Downtowners know that their neighborhood has lacked a large grocery store for quite some time. (The Brickell Avenue area, on the other hand, has three Publixes. Three?)
Now, with the inflow of new residents taking advantage of discounted condo prices, the need for a big grocery store within Downtown is greater than ever. Check out this South Florida Business Journal article to learn how the Miami Downtown Development Authority is getting the ball rolling. And visit the DDA’s website for more information on the initiatives the DDA is taking to fuel Downtown’s growth and development.
Miami DDA starts effort to lure supermarket
South Florida Business Journal – by Oscar Pedro Musibay
The Miami Downtown Development Authorityhas launched a new initiative to lure a national supermarket to the city’s downtown area.
The DDA has wanted a grocery store there since the deal for Whole Foods Market to open in the Metropolitan Miami project collapsed in late 2008. The organization waited for the market to deliver the grocery goods, but that didn’t happen.
Now, it has taken it upon itself to reach out to chains that might be interested, Miami DDA Vice Chairman Neisen Kasdin said. The mayor of Miami Beach during the rise of Art Deco as a tourist vehicle, he facilitated the arrival of national retailers to the once-moribund Lincoln Road pedestrian mall.
“There is a pattern. I have experienced it before in South Beach and seen it in other neighborhoods,” Kasdin said. “It always starts with local independent retailers. And when they have proven a market exists, the national retailers follow. And that’s going to be what happens in downtown Miami.”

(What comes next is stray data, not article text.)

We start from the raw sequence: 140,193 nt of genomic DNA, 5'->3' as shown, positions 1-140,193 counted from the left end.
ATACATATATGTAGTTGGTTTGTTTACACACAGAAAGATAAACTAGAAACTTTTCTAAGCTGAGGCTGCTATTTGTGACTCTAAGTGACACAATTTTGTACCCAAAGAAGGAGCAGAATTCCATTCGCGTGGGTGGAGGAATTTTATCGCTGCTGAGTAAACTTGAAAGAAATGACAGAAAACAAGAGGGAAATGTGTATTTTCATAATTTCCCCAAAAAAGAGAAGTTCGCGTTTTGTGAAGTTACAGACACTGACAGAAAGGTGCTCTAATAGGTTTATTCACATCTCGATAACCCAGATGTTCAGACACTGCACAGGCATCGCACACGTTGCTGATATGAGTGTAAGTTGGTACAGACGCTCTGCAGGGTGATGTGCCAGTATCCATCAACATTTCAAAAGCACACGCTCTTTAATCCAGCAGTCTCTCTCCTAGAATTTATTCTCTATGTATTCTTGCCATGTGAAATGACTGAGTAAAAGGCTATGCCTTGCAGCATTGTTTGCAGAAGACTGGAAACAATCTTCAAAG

Javier Betancourt, chief planner on the DDA’s newly approved master plan, would not disclose the names of the retailers the agency is courting. He did include the goal as part of the master plan, which was approved by the DDA board on Oct. 16.
According to the master plan, the goal of attracting “catalytic national retailers” is part of its overall mission to enhance the city’s position as the “business and cultural epicenter of the Americas.” The master plan lists Barnes & Noble, Target and Crate & Barrel as examples of retailers that might work in urban formats.
The expectation is that the location of the retailers will create a domino affect, attracting more business and residents. The master plan says DDA officials want to have a grocery store downtown within five years.
Kasdin said demand is already there for a market to operate. Three Publix Super Markets are already operating within the Brickell Avenue area, which is more densely populated than downtown.
The DDA is a quasi-public agency of the city of Miami that collects its own taxes.
The DDA expects the downtown population to continue grow from the Omni neighborhood, where the Adrienne Arsht Center for the Performing Arts is located, to the Brickell Avenue area. The population in the DDA district grew from 20,000 in 2000 to 31,000 in 2008, according to the U.S. Census.
Interest from potential businesses
Josie Correa, who heads the Downtown Miami Partnership, a group that supports downtown business growth, said a grocery store doesn’t necessarily need a well-established retail cluster to jump into the market. The retail that is now looking to move into the downtown district serves a niche. She said she has seen interest from people who want to open all kinds of new businesses, including a gay bar and dog service shops.
“What we are getting a lot of are restaurants that are not only here during the day to deal with those of us who work here, but they are trying to stay open later at night and on the weekends,” she said.
Part of the reason they reach out to the Downtown Miami Partnership is that the nonprofit provides up to $50,000 to eligible businesses seeking to open in the central business district. Business operators must match Downtown Miami Partnership’s money.
Two Girls and a Cupcake is one of the businesses already willing to take a chance on downtown. The cupcake bakery, which opened this month near Bank of America at International Place on the north side of the Miami River, has had steady foot traffic.
“People are going by, smelling the deliciousness and going in to get a cupcake – and they are $2 or $3,” Correa said. “They aren’t cheap. So the restaurants that are expanding are doing very well.”